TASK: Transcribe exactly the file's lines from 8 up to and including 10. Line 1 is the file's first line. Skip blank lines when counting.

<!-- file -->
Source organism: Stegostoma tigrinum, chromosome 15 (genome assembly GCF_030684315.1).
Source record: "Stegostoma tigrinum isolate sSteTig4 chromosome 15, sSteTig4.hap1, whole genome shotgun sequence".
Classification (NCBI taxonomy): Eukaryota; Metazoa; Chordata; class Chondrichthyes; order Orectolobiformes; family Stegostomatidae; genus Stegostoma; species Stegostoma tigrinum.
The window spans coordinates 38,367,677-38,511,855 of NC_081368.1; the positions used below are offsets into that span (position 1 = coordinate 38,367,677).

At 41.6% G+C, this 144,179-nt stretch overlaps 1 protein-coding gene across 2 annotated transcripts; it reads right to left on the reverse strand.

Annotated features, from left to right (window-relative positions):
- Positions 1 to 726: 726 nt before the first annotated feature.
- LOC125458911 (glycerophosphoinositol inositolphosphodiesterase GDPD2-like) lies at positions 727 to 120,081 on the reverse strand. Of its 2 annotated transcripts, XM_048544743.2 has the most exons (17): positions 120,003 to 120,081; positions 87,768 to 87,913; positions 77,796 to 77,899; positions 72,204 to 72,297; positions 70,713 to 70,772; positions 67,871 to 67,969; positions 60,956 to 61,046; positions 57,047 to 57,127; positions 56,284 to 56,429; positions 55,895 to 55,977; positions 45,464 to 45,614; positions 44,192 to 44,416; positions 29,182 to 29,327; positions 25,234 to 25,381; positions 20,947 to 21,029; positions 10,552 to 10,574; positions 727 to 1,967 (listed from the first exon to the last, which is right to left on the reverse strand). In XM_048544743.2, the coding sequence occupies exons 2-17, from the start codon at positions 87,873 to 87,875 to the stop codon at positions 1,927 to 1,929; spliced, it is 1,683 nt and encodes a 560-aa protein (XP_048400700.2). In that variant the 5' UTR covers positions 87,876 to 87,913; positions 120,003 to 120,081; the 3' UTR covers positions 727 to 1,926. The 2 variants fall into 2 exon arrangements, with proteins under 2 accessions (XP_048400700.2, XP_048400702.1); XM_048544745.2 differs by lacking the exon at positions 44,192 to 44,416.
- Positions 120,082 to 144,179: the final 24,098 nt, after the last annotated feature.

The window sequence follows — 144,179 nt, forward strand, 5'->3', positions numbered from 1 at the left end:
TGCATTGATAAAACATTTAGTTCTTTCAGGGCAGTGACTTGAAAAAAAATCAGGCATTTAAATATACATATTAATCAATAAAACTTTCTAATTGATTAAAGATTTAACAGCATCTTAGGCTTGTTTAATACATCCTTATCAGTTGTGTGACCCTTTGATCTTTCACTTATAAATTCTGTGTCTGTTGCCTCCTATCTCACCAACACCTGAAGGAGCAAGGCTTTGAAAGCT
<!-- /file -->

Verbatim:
- LOC125458911 (glycerophosphoinositol inositolphosphodiesterase GDPD2-like) lies at positions 727 to 120,081 on the reverse strand. Of its 2 annotated transcripts, XM_048544743.2 has the most exons (17): positions 120,003 to 120,081; positions 87,768 to 87,913; positions 77,796 to 77,899; positions 72,204 to 72,297; positions 70,713 to 70,772; positions 67,871 to 67,969; positions 60,956 to 61,046; positions 57,047 to 57,127; positions 56,284 to 56,429; positions 55,895 to 55,977; positions 45,464 to 45,614; positions 44,192 to 44,416; positions 29,182 to 29,327; positions 25,234 to 25,381; positions 20,947 to 21,029; positions 10,552 to 10,574; positions 727 to 1,967 (listed from the first exon to the last, which is right to left on the reverse strand). In XM_048544743.2, the coding sequence occupies exons 2-17, from the start codon at positions 87,873 to 87,875 to the stop codon at positions 1,927 to 1,929; spliced, it is 1,683 nt and encodes a 560-aa protein (XP_048400700.2). In that variant the 5' UTR covers positions 87,876 to 87,913; positions 120,003 to 120,081; the 3' UTR covers positions 727 to 1,926. The 2 variants fall into 2 exon arrangements, with proteins under 2 accessions (XP_048400700.2, XP_048400702.1); XM_048544745.2 differs by lacking the exon at positions 44,192 to 44,416.
- Positions 120,082 to 144,179: the final 24,098 nt, after the last annotated feature.

The window sequence follows — 144,179 nt, forward strand, 5'->3', positions numbered from 1 at the left end: